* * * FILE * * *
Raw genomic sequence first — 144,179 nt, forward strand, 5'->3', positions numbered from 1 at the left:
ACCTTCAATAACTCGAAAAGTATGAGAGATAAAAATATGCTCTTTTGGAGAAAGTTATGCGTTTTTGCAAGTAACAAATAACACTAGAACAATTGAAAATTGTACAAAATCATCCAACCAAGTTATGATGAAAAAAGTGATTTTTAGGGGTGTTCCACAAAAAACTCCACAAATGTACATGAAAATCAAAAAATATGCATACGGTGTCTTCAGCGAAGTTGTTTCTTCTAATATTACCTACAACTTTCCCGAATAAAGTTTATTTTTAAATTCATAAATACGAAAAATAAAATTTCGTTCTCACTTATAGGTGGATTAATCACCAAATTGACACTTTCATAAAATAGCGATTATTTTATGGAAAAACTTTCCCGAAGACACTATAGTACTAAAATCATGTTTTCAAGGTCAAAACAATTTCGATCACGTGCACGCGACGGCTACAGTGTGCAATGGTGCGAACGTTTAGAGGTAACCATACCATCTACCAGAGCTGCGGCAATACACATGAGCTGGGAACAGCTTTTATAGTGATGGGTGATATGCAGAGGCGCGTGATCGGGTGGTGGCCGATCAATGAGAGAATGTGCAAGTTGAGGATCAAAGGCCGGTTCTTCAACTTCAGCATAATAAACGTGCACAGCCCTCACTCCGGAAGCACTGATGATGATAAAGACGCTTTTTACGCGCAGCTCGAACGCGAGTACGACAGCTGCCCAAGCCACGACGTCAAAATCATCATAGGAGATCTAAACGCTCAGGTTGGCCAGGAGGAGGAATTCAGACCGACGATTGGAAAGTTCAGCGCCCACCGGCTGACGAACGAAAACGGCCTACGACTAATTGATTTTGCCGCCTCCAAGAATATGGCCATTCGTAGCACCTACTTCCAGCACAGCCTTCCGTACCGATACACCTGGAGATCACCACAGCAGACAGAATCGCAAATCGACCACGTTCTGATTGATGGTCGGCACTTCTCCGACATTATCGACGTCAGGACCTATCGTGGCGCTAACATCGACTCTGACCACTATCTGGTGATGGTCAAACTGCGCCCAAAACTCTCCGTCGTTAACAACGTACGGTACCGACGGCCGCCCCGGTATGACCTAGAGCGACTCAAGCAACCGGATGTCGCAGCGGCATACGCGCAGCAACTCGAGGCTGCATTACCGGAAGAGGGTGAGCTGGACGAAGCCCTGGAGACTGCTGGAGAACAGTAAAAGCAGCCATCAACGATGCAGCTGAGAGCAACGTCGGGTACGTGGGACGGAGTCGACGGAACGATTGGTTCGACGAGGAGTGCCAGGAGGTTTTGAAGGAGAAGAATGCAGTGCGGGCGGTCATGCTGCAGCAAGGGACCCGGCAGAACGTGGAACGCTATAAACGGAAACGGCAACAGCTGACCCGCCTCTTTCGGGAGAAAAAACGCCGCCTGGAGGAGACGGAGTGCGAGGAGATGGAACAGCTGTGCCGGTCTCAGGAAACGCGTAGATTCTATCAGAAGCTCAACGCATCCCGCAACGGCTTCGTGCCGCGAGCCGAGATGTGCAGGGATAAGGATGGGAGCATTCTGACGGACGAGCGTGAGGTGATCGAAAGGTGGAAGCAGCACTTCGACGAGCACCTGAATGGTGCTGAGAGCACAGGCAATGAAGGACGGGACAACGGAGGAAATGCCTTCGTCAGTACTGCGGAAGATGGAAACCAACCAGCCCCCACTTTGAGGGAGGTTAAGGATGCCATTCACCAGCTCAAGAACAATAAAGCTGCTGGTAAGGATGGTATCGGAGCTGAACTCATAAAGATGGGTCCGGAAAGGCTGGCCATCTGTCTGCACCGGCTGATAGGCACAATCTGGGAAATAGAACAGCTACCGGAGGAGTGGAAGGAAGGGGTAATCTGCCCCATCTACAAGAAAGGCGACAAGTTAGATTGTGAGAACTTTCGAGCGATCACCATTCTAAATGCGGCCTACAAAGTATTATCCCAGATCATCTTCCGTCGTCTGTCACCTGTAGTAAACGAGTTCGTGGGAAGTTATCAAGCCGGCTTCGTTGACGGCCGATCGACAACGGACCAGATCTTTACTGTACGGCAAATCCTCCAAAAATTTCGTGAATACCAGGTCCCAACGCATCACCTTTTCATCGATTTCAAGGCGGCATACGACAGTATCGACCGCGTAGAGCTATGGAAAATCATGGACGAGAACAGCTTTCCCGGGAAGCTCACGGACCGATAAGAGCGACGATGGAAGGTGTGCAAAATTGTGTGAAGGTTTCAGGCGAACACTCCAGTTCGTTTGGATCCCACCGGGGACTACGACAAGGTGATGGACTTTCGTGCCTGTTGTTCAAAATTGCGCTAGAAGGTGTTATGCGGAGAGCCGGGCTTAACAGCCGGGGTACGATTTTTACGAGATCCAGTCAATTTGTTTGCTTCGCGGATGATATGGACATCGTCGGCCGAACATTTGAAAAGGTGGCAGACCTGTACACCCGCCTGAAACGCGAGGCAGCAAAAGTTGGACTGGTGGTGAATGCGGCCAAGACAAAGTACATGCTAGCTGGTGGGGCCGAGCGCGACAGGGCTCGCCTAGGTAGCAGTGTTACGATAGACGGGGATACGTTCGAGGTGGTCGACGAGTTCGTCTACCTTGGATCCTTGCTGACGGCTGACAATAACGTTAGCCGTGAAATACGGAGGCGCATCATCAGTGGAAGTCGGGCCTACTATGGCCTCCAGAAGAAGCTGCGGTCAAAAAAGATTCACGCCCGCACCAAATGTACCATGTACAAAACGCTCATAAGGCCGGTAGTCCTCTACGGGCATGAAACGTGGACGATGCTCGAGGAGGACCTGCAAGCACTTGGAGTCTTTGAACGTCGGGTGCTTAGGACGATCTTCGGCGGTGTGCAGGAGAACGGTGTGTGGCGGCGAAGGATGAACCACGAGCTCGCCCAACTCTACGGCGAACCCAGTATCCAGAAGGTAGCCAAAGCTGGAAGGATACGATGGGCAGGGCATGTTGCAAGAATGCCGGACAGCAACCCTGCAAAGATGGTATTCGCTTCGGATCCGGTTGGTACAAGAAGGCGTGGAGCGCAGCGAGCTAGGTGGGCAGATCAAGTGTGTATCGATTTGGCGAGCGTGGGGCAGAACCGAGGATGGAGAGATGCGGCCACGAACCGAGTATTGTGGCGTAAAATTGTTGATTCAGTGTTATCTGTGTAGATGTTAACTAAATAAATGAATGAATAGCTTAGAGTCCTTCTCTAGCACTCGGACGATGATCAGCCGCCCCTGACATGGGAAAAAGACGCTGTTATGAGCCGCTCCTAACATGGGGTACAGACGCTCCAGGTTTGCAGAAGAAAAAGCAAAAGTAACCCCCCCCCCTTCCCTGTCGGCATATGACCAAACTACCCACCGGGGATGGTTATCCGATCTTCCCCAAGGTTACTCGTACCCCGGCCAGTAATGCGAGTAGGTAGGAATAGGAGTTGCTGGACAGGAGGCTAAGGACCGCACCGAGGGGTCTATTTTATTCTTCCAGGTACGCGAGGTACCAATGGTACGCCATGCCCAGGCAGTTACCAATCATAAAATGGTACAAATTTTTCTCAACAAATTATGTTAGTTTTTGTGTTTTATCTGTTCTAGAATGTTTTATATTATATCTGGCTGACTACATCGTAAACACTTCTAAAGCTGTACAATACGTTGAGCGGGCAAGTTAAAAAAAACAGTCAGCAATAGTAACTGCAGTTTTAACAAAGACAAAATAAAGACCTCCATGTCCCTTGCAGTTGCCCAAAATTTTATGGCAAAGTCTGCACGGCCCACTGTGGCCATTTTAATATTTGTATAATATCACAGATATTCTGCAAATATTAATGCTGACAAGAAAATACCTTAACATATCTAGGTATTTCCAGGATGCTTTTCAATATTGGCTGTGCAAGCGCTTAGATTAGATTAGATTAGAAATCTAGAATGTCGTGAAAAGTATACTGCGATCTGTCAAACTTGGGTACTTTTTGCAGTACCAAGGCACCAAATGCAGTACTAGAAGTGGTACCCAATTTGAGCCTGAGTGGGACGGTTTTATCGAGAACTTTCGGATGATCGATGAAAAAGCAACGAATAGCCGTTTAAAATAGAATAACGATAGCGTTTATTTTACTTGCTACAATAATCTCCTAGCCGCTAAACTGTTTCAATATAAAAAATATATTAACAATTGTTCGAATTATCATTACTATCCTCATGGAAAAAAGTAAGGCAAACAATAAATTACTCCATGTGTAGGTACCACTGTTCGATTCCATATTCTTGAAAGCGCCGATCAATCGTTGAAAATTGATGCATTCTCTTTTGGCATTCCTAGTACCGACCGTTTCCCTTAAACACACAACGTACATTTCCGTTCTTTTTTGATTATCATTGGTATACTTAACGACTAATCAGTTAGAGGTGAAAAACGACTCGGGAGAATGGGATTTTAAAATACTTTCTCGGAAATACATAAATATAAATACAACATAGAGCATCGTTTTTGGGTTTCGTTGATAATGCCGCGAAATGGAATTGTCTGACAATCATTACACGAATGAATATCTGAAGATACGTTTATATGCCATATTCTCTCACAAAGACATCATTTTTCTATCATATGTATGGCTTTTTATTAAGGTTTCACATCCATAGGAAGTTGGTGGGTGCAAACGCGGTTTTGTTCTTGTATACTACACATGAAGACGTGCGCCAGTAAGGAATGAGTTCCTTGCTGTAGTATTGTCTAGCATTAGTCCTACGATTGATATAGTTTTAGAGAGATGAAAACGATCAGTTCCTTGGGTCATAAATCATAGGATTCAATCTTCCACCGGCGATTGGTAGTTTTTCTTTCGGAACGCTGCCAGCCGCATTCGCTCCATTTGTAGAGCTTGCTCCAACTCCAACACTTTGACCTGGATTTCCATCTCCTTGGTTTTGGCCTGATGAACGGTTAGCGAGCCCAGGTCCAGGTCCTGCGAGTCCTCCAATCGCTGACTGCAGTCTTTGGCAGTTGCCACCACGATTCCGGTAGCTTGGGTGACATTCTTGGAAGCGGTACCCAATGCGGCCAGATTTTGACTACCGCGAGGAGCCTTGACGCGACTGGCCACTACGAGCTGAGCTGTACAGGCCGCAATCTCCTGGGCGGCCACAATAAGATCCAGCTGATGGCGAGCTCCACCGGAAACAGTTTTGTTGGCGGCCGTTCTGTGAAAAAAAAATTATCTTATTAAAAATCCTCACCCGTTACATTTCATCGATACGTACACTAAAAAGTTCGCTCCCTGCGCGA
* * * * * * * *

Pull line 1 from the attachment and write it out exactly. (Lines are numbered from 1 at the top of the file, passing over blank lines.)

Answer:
Raw genomic sequence first — 144,179 nt, forward strand, 5'->3', positions numbered from 1 at the left: